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Chiropractic adjustment

Chiropractic adjustment, sometimes referred to as spinal manipulation, is a method by which a joint is adjusted in order to enhance its otherwise limited range of motion.

Do Chiropractors have to go to school?

Yaphet Hill (Houston, TX) on Jun 27, 2012
Yes, chiropractors go to school. It's a 3.5-4 years program consisting of a great deal of anatomy, physiology, nutrition, radiology, and physical medicine.
Arthur Reid (Brandon, FL) on Jun 27, 2012
In fact, educational requirements for today's chiropractor are among the most stringent of any of the health care professions. Today's chiropractic education has a strong emphasis on science. Many years ago the education that chiropractors received was purposefully narrow. Without the interest in prescribing medicines or performing surgery, chiropractic education focused on anatomy, the philosophy of natural healing, the wisdom of the body and adjusting techniques. Today's chiropractor receives a much broader education. In fact, it is quite comparable to that received by medical practitioners. Before acceptance to a four-year chiropractic college, prospective chiropractors must complete a minimum of three years of undergraduate work with a heavy emphasis on the basic sciences. Some states, like Florida, requires a bachelor's degree for licensure prior to enrolling in chiropractic college. This focus on science continues during the first two years of study, emphasizing classroom and laboratory work in anatomy, physiology, public health, microbiology, pathology and biochemistry. Later, the focus is on specialized subjects, including chiropractic philosophy and practice, along with chiropractic diagnosis and adjusting methods. Since chiropractors don't prescribe drugs, instead of studying pharmacology and surgery, they receive an even deeper training in anatomy, physiology, rehabilitation, nutrition, diagnosis, X-ray and a variety of adjusting techniques that aren't taught in any other health care field. Criticizing the educational achievements of today's chiropractor is an outdated belief from another era. Chiropractic Education, read more>> References John McMillam Mennell, MD, Medicine, Monopolies and Malice, 1996, Avery Publishing, Garden City, NJ pp. 121, 154-155. Patient Media;Bill Esteb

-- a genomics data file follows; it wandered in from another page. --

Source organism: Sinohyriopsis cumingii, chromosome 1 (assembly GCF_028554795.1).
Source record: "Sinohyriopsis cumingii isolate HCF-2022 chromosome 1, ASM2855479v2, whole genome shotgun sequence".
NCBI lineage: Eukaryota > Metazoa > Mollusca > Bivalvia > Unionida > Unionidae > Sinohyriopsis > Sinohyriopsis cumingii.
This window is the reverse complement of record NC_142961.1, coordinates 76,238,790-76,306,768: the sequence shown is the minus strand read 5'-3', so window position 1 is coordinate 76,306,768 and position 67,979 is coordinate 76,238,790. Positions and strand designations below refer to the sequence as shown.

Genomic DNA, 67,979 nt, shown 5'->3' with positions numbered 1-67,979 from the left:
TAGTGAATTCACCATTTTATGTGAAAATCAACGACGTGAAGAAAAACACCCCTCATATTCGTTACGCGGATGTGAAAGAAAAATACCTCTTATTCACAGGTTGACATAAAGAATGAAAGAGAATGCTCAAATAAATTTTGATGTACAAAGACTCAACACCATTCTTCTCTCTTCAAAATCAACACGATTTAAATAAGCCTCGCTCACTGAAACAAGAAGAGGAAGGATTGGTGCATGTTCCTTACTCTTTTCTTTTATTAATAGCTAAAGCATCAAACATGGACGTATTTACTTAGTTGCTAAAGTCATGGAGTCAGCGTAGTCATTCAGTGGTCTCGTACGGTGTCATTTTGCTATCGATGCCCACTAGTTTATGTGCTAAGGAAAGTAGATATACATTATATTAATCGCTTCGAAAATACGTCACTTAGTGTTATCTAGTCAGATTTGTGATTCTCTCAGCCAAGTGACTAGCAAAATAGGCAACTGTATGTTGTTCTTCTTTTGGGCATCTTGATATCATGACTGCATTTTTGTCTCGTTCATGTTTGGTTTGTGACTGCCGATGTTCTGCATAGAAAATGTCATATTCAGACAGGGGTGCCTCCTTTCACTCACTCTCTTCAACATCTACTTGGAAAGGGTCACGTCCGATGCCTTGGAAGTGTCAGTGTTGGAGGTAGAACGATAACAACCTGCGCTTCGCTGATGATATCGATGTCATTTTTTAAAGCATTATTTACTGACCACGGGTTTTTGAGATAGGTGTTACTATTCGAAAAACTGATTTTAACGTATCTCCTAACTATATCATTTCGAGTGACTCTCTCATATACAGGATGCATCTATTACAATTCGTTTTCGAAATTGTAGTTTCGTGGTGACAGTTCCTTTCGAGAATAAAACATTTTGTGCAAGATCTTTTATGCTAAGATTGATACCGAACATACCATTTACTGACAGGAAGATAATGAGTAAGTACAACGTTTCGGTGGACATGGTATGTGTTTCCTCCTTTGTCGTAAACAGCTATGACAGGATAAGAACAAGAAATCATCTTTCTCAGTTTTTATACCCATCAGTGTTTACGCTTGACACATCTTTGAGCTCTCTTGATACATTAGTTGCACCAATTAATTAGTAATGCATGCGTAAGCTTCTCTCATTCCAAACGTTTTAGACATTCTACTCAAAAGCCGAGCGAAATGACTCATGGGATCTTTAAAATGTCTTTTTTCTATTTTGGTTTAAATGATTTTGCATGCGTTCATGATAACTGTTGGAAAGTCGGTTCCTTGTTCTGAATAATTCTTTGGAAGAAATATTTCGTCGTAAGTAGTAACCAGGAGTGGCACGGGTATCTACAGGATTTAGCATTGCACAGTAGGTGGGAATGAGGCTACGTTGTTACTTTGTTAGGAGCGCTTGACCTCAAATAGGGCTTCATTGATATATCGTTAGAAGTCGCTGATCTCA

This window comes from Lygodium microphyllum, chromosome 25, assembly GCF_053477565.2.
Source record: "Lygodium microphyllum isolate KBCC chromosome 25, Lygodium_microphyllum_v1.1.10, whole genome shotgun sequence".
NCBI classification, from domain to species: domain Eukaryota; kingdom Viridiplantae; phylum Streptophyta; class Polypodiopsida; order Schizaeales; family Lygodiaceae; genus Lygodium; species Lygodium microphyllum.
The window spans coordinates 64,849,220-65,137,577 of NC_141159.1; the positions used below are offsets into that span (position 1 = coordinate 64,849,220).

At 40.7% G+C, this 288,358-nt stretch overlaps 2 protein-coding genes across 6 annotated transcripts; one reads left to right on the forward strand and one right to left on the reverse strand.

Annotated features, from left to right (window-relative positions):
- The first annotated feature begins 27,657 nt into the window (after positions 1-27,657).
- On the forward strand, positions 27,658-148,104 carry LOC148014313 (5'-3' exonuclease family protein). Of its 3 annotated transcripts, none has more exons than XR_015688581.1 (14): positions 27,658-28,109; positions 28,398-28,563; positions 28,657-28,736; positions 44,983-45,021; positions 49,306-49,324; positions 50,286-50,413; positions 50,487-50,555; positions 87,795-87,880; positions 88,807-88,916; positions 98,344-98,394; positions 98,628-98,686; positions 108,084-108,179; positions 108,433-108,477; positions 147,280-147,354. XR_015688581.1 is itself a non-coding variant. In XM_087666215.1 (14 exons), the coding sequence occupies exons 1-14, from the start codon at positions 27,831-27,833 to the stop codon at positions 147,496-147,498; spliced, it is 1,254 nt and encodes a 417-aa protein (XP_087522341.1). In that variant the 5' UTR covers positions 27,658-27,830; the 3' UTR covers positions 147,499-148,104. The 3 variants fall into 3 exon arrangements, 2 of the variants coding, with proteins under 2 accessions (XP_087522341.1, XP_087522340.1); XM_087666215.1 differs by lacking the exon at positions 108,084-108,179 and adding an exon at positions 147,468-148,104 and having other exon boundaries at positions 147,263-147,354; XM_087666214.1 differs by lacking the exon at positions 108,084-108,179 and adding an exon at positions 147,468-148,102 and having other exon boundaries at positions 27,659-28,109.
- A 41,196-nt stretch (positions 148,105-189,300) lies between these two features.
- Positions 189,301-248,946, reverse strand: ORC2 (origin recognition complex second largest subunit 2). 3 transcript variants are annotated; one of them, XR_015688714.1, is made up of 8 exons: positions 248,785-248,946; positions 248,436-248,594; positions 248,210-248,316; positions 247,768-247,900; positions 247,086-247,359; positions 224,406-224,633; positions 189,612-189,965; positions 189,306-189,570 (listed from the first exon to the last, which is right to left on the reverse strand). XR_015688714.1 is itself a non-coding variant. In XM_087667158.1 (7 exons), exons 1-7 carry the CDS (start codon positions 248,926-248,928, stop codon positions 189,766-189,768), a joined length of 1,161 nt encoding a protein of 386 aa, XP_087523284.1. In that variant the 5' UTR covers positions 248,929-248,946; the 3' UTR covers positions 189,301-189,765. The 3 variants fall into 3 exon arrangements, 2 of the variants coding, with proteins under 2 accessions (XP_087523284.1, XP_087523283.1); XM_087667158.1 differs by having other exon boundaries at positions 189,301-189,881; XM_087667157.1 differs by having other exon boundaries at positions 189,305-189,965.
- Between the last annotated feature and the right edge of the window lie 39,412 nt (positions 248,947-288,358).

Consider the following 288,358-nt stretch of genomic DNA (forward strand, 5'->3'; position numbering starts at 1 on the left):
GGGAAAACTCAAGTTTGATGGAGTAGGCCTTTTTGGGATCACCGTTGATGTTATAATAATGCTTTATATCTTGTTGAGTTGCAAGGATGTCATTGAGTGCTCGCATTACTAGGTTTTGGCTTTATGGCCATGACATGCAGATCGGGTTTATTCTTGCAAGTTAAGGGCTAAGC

Paul Hodgson (Carlsbad, CA) on Jun 27, 2012
Chiropractors actually have more hours of training than a medical doctor - 4,485 hours compared to 4,248. Chiropractors have more anatomy, physiology, bacteriology, diagnosis, neurology, x-ray, and orthopedic hours than a medical doctor. The real benefit to seeing a chiropractor, beyond their advanced training, is the philosophy they hold that your body is whole and can heal itself, not lacking and constantly needing medications and surgeries. It is quite different from the typical allopathic medical approach that treats symptoms, not causes.
Telli Counts (Columbia, SC) on Jun 27, 2012
Yes, chiropractosr go to 4 years of graduate school. All schools requires you to have a bachelor's degree before applying to any of the 20 schools in the US.
Ricky Fishman (San Francisco, CA) on Jun 27, 2012
Chiropractors have a minimum of two years of college, though most complete their BA or BS degrees prior to entering chiropractic college. Chiropractic school consists of an additional four years of postgraduate education. Chiropractors are then awarded a Doctor of Chiropractic (D.C.) In addition, chiropractors must do a minimum of twelve hours of continuing education each year in order to maintain their license.
David Francis Fair (Knoxville, TN) on Jun 27, 2012
It has been 25 years since I graduated, but I believe the minimum undergraduate college level courses for chiropractors is about two years (including: Organic Chemistry, Inorganic Chemistry, Physics, English, General Psychology, Anatomy & Physiology, etc.) followed by an additional four year academic doctoral program (more classroom hours then the average MD program), followed by an additional 9 month or longer clinical residency (not as long as most MD residencies). Most chiropractors today have a four year college degree (B.A., B.S.). In my case, I have 10 years of college and graduate level training. As mentioned above, these requirements may be changing of late.